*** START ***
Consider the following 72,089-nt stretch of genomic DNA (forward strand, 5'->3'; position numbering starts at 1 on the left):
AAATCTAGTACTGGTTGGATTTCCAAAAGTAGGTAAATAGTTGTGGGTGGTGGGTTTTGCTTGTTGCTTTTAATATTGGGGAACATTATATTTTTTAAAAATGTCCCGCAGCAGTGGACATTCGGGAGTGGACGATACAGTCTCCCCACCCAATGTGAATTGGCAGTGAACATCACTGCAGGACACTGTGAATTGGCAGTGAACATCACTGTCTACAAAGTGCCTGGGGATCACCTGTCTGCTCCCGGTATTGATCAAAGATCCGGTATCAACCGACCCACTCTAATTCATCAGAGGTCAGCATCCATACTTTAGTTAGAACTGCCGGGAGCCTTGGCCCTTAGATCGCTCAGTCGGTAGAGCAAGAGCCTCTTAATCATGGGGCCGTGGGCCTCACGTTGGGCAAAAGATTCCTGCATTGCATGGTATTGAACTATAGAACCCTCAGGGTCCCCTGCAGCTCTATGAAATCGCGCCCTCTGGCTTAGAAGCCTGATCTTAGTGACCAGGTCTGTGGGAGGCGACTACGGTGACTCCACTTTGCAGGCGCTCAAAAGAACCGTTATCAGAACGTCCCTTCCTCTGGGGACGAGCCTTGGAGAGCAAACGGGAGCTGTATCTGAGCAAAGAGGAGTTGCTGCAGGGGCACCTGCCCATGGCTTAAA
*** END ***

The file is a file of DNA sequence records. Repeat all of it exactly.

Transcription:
Consider the following 72,089-nt stretch of genomic DNA (forward strand, 5'->3'; position numbering starts at 1 on the left):
AAATCTAGTACTGGTTGGATTTCCAAAAGTAGGTAAATAGTTGTGGGTGGTGGGTTTTGCTTGTTGCTTTTAATATTGGGGAACATTATATTTTTTAAAAATGTCCCGCAGCAGTGGACATTCGGGAGTGGACGATACAGTCTCCCCACCCAATGTGAATTGGCAGTGAACATCACTGCAGGACACTGTGAATTGGCAGTGAACATCACTGTCTACAAAGTGCCTGGGGATCACCTGTCTGCTCCCGGTATTGATCAAAGATCCGGTATCAACCGACCCACTCTAATTCATCAGAGGTCAGCATCCATACTTTAGTTAGAACTGCCGGGAGCCTTGGCCCTTAGATCGCTCAGTCGGTAGAGCAAGAGCCTCTTAATCATGGGGCCGTGGGCCTCACGTTGGGCAAAAGATTCCTGCATTGCATGGTATTGAACTATAGAACCCTCAGGGTCCCCTGCAGCTCTATGAAATCGCGCCCTCTGGCTTAGAAGCCTGATCTTAGTGACCAGGTCTGTGGGAGGCGACTACGGTGACTCCACTTTGCAGGCGCTCAAAAGAACCGTTATCAGAACGTCCCTTCCTCTGGGGACGAGCCTTGGAGAGCAAACGGGAGCTGTATCTGAGCAAAGAGGAGTTGCTGCAGGGGCACCTGCCCATGGCTTAAA